Dale Carnegie’s book, How to Win Friends and Influence People, has been our guide for this short series on Achieving Buy-In, and this final installment specifically addresses those power relationships where you are seeking to get subordinates “on board” with a new direction.
Carnegie makes his point with a story about fasting:
“I once succumbed to the fad of fasting, and went for six days and nights without eating. It wasn’t difficult. In fact, I was less hungry at the end of the sixth day than I was at the end of the second. Yet I know, as you know, people who would think they had committed a crime if they let their families or employees go for six days without food; but they will let them go for six days, and six weeks, and sometimes sixty years without giving them the hearty appreciation that they crave almost as much as they crave food.”
Carnegie continues: “We nourish the bodies of our children and friends and employees, but how seldom do we nourish their self-esteem? We provide them with roast beef and potatoes to build energy, but we neglect to give them kind words of appreciation that would sing in their memories for years like the music of the morning stars.”
How long has it been since you have expressed genuine appreciation for the work of a subordinate? If you can’t remember, then perhaps you will be challenged by Carnegie’s thoughts on appreciation (not flattery).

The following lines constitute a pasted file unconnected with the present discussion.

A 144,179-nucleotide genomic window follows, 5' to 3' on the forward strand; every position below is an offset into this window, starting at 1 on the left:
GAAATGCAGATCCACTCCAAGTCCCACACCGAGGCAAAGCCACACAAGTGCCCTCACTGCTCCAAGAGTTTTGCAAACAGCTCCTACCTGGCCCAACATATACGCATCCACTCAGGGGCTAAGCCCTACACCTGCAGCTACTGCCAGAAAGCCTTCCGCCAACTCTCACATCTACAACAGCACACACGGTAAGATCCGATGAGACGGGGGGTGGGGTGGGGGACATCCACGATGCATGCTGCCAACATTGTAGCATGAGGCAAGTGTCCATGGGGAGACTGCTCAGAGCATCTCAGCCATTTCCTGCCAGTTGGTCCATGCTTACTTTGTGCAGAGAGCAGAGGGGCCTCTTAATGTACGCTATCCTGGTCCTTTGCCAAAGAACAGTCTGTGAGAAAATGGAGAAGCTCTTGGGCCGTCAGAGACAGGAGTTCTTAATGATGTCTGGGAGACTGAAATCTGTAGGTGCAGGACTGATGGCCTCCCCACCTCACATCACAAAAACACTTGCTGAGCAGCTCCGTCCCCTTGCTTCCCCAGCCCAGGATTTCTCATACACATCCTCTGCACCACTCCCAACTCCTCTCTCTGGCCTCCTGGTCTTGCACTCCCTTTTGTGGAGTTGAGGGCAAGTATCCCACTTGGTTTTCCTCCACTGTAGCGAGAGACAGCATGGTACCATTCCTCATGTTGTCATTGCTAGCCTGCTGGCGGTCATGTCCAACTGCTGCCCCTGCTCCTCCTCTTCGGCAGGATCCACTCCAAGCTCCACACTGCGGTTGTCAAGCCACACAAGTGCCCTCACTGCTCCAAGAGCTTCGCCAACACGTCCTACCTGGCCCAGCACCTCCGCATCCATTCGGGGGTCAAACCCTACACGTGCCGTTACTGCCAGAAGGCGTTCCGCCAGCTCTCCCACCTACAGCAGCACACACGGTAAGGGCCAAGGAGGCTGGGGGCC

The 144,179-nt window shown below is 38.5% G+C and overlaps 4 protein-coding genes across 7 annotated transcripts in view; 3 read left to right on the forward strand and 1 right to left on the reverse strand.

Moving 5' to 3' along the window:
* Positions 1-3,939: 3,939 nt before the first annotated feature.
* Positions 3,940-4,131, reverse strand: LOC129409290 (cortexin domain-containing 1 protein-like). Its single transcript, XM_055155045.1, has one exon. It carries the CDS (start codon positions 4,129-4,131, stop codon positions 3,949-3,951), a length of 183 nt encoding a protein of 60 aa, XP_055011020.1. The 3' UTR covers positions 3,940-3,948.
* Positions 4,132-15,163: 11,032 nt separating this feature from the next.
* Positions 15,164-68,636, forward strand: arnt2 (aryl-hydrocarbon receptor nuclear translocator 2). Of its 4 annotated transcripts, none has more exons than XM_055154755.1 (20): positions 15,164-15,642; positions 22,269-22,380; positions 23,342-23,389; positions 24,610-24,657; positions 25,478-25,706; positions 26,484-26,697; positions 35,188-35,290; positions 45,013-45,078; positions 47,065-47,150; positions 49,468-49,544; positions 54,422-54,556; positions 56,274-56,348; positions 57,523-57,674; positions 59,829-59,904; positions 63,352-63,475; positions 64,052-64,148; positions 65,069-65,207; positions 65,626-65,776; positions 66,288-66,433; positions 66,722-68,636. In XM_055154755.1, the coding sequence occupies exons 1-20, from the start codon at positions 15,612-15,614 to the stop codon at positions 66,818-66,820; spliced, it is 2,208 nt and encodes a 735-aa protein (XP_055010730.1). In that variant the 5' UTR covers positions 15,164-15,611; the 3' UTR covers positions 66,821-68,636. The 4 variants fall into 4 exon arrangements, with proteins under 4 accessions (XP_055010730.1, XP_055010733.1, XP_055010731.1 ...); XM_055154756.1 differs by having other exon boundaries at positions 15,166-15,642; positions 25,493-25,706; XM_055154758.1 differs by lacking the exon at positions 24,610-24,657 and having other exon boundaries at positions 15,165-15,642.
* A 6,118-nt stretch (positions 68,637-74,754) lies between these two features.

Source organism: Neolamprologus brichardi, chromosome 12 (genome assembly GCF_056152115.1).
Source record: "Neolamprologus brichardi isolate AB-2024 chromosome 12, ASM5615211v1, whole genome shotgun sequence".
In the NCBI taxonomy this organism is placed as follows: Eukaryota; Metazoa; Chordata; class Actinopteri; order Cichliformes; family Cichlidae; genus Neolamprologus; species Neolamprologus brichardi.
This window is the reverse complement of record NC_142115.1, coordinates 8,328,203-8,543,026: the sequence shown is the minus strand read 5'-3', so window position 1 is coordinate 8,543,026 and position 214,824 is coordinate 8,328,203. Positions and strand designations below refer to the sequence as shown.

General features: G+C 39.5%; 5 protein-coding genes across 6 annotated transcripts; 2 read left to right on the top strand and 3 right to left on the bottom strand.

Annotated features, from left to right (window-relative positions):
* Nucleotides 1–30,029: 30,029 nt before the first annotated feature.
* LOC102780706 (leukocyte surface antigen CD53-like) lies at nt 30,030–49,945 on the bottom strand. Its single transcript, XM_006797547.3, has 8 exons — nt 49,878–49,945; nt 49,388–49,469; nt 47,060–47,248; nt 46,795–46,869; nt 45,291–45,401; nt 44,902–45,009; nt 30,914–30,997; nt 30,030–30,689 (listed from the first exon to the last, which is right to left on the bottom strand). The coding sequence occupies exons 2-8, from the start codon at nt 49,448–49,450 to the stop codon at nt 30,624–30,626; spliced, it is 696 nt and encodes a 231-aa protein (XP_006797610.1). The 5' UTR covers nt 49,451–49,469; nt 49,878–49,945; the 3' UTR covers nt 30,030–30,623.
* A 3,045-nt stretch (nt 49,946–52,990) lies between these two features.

“What’s the difference?” you ask. Carnegie continues:
“The difference between appreciation and flattery? That is simple. One is sincere and the other insincere. One comes from the heart out; the other from the teeth out. One is unselfish; the other selfish. One is universally admired; the other universally condemned.”
We have all experienced the joy of receiving genuine praise, although sometimes in the workplace, praise can be rare regardless of how well-intentioned your supervisor might be. Why is that?
My own opinion is that each of us somehow suspects that when we build another person up, we are somehow making ourselves lower. Our ego comes into play, and we can’t offer the praise that is due (or overdue) because the simple act of offering it would subordinate us to our own subordinates.
Here’s Carnegie again: “Let’s cease thinking of our accomplishments, our wants. Let’s try to figure out the other person’s good points. Then forget flattery. Give honest, sincere appreciation.”
Our task, then, in achieving buy-in, is to break free from the constraints of ego and fear to embrace a paradigm of authentic praise. But can this be done successfuly in the workplace?
Consider the words of Charles M. Schwab, the 20th century American steel magnate who guided Bethlehem Steel in its rise to become one of the most important heavy manufacturers in the world:
“I consider my ability to arouse enthusiasm among my people the greatest asset I possess, and the way to develop the best that is in a person is by appreciation and encouragement. There is nothing else that so kills the ambitions of a person as the criticisms from superiors. I never criticize anyone. I believe in giving a person incentive to work. So I am anxious to praise but loath to find fault. If I like anything, I am hearty in my approbation and lavish in my praise.”
If you are seeking buy-in from those who report to you, you may find Schwab’s recipe for success to your liking.
Speaking of your workplace, how’s the temperature?